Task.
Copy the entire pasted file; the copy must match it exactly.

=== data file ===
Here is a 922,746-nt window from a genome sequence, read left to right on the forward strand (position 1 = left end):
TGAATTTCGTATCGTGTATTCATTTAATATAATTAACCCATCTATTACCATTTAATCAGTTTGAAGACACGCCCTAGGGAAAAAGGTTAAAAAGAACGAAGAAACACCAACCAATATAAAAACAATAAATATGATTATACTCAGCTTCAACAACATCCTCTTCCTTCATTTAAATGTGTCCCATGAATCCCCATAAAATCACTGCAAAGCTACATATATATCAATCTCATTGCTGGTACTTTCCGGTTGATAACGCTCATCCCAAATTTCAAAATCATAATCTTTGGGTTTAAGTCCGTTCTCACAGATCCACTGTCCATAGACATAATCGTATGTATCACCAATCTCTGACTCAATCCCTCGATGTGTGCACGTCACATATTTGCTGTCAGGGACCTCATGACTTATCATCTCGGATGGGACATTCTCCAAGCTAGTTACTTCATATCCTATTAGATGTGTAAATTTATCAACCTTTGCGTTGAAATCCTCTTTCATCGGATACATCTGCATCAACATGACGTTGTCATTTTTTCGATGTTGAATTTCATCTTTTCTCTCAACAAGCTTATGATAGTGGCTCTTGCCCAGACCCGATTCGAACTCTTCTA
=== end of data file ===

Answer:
Here is a 922,746-nt window from a genome sequence, read left to right on the forward strand (position 1 = left end):
TGAATTTCGTATCGTGTATTCATTTAATATAATTAACCCATCTATTACCATTTAATCAGTTTGAAGACACGCCCTAGGGAAAAAGGTTAAAAAGAACGAAGAAACACCAACCAATATAAAAACAATAAATATGATTATACTCAGCTTCAACAACATCCTCTTCCTTCATTTAAATGTGTCCCATGAATCCCCATAAAATCACTGCAAAGCTACATATATATCAATCTCATTGCTGGTACTTTCCGGTTGATAACGCTCATCCCAAATTTCAAAATCATAATCTTTGGGTTTAAGTCCGTTCTCACAGATCCACTGTCCATAGACATAATCGTATGTATCACCAATCTCTGACTCAATCCCTCGATGTGTGCACGTCACATATTTGCTGTCAGGGACCTCATGACTTATCATCTCGGATGGGACATTCTCCAAGCTAGTTACTTCATATCCTATTAGATGTGTAAATTTATCAACCTTTGCGTTGAAATCCTCTTTCATCGGATACATCTGCATCAACATGACGTTGTCATTTTTTCGATGTTGAATTTCATCTTTTCTCTCAACAAGCTTATGATAGTGGCTCTTGCCCAGACCCGATTCGAACTCTTCTA